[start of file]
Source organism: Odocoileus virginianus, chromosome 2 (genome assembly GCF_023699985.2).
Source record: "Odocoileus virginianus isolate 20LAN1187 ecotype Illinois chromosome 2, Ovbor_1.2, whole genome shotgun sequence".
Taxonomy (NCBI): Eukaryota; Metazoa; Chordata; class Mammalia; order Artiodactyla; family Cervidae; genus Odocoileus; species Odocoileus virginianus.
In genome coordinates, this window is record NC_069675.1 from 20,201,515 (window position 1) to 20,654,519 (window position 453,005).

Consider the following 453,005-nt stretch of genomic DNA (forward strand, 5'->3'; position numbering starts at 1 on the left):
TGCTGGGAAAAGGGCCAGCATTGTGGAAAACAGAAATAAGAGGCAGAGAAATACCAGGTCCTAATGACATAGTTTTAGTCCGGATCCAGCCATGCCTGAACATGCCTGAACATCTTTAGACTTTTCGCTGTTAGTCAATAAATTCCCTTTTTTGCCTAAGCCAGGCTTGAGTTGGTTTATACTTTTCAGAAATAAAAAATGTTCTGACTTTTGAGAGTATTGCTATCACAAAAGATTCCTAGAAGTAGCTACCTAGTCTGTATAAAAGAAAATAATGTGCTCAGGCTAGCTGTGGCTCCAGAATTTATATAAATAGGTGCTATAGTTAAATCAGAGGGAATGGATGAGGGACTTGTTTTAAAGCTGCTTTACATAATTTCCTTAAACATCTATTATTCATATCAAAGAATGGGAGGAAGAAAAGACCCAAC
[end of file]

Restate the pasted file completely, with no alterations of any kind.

Source organism: Odocoileus virginianus, chromosome 2 (genome assembly GCF_023699985.2).
Source record: "Odocoileus virginianus isolate 20LAN1187 ecotype Illinois chromosome 2, Ovbor_1.2, whole genome shotgun sequence".
Taxonomy (NCBI): Eukaryota; Metazoa; Chordata; class Mammalia; order Artiodactyla; family Cervidae; genus Odocoileus; species Odocoileus virginianus.
In genome coordinates, this window is record NC_069675.1 from 20,201,515 (window position 1) to 20,654,519 (window position 453,005).

Consider the following 453,005-nt stretch of genomic DNA (forward strand, 5'->3'; position numbering starts at 1 on the left):
TGCTGGGAAAAGGGCCAGCATTGTGGAAAACAGAAATAAGAGGCAGAGAAATACCAGGTCCTAATGACATAGTTTTAGTCCGGATCCAGCCATGCCTGAACATGCCTGAACATCTTTAGACTTTTCGCTGTTAGTCAATAAATTCCCTTTTTTGCCTAAGCCAGGCTTGAGTTGGTTTATACTTTTCAGAAATAAAAAATGTTCTGACTTTTGAGAGTATTGCTATCACAAAAGATTCCTAGAAGTAGCTACCTAGTCTGTATAAAAGAAAATAATGTGCTCAGGCTAGCTGTGGCTCCAGAATTTATATAAATAGGTGCTATAGTTAAATCAGAGGGAATGGATGAGGGACTTGTTTTAAAGCTGCTTTACATAATTTCCTTAAACATCTATTATTCATATCAAAGAATGGGAGGAAGAAAAGACCCAAC